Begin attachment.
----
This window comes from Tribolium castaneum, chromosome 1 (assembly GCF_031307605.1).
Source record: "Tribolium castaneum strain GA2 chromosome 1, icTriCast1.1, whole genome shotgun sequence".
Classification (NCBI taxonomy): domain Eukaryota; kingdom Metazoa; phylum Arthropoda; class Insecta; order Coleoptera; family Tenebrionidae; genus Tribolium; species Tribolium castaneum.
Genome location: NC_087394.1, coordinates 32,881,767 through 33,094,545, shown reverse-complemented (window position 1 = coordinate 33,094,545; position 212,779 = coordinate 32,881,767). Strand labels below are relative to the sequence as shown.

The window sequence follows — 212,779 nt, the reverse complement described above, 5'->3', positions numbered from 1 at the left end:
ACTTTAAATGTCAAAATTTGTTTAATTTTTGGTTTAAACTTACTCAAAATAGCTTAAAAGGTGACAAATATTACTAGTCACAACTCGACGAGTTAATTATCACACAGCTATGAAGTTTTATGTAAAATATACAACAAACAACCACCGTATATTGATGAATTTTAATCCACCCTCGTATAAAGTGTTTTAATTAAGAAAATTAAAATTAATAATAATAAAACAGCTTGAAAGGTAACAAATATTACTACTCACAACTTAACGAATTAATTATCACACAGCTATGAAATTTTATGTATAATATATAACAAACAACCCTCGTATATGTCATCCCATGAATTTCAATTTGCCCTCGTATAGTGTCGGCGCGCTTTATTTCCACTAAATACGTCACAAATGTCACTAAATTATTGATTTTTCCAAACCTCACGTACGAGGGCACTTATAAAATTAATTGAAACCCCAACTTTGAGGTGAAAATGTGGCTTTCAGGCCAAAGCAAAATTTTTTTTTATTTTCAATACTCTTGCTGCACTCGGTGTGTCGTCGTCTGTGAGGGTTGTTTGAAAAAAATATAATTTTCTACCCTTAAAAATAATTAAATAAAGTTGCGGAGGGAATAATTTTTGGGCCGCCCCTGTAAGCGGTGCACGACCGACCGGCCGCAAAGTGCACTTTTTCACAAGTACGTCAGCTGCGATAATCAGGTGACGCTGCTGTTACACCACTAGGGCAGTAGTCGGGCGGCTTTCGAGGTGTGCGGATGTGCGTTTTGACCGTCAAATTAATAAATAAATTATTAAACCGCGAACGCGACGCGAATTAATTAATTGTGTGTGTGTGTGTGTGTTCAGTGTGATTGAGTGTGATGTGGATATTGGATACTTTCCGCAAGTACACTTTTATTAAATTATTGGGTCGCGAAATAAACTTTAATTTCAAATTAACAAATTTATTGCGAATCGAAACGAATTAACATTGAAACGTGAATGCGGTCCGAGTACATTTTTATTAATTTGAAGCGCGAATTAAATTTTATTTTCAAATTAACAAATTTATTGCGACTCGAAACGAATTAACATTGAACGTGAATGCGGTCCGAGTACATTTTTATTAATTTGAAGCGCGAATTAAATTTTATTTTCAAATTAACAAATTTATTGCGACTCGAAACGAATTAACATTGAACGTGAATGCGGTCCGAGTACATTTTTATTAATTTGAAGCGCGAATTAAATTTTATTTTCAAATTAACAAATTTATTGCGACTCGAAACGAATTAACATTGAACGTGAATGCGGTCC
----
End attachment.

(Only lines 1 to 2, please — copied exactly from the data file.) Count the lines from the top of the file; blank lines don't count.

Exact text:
This window comes from Tribolium castaneum, chromosome 1 (assembly GCF_031307605.1).
Source record: "Tribolium castaneum strain GA2 chromosome 1, icTriCast1.1, whole genome shotgun sequence".